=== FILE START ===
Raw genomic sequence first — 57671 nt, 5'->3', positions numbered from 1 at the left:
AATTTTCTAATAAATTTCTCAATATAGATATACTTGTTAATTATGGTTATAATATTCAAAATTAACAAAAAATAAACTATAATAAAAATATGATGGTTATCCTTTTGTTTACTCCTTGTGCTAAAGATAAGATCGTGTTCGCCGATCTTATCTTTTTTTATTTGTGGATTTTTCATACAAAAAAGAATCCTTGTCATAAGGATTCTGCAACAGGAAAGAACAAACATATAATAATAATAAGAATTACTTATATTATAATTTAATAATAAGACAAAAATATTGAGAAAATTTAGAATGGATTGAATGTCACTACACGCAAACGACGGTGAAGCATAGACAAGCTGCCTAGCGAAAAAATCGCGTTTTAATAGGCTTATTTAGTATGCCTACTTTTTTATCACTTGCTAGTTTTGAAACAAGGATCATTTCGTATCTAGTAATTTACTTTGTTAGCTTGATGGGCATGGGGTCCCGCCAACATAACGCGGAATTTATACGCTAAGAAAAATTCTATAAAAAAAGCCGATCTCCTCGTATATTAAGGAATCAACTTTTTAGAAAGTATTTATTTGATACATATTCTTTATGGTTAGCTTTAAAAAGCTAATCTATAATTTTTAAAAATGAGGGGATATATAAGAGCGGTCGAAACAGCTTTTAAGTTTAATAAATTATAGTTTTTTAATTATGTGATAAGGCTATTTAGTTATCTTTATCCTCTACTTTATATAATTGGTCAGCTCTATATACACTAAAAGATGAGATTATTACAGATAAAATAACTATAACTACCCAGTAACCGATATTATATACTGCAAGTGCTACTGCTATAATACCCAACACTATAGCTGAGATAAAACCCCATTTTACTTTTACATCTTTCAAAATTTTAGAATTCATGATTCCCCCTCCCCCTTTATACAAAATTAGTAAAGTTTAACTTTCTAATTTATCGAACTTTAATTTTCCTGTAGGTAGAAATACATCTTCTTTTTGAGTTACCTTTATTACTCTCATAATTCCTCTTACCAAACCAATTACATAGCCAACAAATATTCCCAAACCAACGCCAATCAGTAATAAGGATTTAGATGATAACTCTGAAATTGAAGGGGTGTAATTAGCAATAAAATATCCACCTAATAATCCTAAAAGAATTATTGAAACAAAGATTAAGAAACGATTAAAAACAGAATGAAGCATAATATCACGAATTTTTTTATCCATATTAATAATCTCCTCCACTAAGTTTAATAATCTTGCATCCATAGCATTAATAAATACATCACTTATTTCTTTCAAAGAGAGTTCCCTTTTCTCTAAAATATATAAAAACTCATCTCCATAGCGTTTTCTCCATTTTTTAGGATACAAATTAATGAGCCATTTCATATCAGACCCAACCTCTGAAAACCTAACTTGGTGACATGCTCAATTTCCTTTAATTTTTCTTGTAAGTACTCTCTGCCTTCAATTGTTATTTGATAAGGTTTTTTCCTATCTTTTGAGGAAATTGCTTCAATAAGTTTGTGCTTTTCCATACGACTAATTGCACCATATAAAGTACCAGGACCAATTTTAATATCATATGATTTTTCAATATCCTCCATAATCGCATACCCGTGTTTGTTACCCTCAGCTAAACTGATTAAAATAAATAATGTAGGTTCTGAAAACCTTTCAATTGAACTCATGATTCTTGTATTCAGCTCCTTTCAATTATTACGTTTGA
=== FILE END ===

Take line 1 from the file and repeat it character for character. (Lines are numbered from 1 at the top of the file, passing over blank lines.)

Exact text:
Raw genomic sequence first — 57671 nt, 5'->3', positions numbered from 1 at the left: